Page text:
One of the last things I purchased for my VMware lab is the memory for my Supermicro X8SIL-F motherboard. This was mostly due to the fact that they make the memory information regarding the motherboard a bit confusing. At first I thought I would get 1333mhz memory. Then I realized that 1333mhz memory is a pricey premium. It makes much more sense to go with 1066mhz memory. Supermicro has two specific pages that are helpful regarding memory selection for this motherboard. The first is the Tested Memory List which is linked off the motherboards homepage. This allows you to select either 1066mhz or 1333mhz unbuffered or registered memory and select various sizes. More importantly however is the following chart which you can on the motherboard page under the System Memory section:
One of the key takeaways from the above is that you want to populate the memory in pairs to take advantage of interleaved memory. There are two types of memory supported, Unbuffered (UDIMM) and Registered (RDIMM). If you want to get the most amount of memory on the board, us 2Gb x8 DRAM’s. You can check with the manufacturer to see if the memory meets specifications. I personally went with Registered Dual Rank memory. I went with Crucial CT51272BB1067, and got a decent price at Buy.com. You will probably find that a lot of the memory out there is Quad Rank memory. This includes the recommended memory list when you search off Crucial’s website. Take a look at the chart below:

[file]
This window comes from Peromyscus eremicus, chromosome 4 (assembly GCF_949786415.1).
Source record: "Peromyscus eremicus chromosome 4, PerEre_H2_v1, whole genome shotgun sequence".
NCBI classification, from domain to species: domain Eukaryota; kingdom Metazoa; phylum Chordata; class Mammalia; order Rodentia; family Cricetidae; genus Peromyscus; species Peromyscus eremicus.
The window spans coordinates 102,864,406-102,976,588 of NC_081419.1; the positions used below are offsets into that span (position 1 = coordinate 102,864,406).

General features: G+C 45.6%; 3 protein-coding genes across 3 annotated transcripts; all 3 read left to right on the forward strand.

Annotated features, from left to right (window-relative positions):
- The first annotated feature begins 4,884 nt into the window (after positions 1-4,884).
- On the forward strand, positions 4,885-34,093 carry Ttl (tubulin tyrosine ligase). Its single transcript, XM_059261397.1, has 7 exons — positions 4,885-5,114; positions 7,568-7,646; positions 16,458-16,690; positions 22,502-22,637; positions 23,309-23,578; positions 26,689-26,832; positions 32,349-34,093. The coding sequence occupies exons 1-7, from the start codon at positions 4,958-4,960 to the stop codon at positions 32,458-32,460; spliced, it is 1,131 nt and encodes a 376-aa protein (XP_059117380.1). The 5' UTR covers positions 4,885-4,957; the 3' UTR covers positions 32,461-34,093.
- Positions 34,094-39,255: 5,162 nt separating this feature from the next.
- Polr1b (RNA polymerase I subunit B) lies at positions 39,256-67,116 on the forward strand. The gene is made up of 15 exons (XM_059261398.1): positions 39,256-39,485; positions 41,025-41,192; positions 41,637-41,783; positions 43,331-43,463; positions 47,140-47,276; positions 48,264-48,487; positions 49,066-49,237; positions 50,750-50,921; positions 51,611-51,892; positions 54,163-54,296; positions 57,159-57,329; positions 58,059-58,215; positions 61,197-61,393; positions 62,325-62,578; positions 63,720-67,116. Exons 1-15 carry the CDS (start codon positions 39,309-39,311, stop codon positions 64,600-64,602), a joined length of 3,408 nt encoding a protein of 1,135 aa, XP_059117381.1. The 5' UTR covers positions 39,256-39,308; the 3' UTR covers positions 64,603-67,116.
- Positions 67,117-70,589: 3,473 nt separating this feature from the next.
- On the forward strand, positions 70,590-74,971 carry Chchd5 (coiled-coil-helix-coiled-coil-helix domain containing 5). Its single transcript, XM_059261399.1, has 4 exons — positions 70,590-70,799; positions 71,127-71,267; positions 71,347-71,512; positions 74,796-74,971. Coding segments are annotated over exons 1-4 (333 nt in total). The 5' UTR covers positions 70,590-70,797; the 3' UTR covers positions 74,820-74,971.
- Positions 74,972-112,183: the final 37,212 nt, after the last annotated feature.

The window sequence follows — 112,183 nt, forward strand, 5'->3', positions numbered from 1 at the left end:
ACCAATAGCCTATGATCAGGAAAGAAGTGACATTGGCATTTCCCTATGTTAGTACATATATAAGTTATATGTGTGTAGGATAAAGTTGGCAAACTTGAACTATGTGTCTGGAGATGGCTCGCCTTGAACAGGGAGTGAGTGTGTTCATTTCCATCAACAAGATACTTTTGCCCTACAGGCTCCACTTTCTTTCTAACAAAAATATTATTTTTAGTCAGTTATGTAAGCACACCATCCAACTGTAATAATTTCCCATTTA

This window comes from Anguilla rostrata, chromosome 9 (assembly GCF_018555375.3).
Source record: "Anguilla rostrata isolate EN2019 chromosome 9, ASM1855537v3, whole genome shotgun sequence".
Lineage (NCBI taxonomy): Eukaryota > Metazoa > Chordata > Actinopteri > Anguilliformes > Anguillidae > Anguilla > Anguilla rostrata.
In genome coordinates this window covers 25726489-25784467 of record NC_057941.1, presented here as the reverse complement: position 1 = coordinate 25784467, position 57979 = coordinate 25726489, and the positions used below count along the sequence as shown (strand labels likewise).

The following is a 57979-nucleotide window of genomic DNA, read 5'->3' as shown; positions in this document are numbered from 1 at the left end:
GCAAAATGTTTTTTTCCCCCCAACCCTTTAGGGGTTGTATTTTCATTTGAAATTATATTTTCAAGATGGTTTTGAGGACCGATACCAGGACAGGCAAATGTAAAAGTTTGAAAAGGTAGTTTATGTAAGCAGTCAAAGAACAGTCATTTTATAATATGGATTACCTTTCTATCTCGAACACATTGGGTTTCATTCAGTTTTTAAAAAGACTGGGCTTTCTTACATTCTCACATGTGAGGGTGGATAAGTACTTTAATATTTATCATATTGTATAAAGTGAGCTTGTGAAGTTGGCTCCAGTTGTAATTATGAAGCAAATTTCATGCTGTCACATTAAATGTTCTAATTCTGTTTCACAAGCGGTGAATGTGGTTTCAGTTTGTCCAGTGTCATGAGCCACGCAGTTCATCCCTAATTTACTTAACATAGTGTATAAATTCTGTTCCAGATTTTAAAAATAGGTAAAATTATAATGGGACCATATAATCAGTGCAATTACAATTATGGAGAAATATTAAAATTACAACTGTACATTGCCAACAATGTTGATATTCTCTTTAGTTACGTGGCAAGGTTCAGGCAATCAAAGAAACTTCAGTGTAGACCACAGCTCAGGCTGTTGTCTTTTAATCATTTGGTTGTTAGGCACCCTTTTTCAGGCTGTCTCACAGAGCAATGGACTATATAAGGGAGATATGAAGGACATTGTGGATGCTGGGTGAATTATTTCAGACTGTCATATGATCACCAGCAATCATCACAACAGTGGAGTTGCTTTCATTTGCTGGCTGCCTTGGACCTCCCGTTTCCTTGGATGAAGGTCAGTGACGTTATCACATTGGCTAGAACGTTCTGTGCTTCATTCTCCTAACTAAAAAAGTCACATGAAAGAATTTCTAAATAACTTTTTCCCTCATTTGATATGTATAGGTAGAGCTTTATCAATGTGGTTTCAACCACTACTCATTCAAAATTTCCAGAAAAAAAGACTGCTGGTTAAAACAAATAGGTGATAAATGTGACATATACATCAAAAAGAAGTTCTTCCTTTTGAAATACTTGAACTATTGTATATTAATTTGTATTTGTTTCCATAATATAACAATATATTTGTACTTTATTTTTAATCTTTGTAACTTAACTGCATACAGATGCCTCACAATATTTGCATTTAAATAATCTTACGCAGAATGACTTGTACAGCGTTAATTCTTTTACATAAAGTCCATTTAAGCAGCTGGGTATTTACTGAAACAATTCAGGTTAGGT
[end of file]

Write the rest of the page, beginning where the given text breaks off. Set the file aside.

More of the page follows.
The issue is that if you use 1066mhz RDIMMs and you populate 2 DIMMs per channel (to get a total of 16GB’s), you will dumb down your motherboard to an 800mhz memory bus! This is not obvious and I have seen a lot of people use the 1066mhz Quad Rank memory on this board. This is why I opted for the Dual Rank memory. If single rank memory exists it’s likely expensive as the chips are more costly. Just like with compromising with 1066mhz memory over 1333mhz memory I decided to go for value.
I have not yet received the memory or had time to test, but I will post a follow-up. The only advantage to going with Quad Rank memory is that you could populate the board with 32GB of memory, but at the sacrifice of memory speed. 16GB is plenty, as I plan to run two ESXi hosts.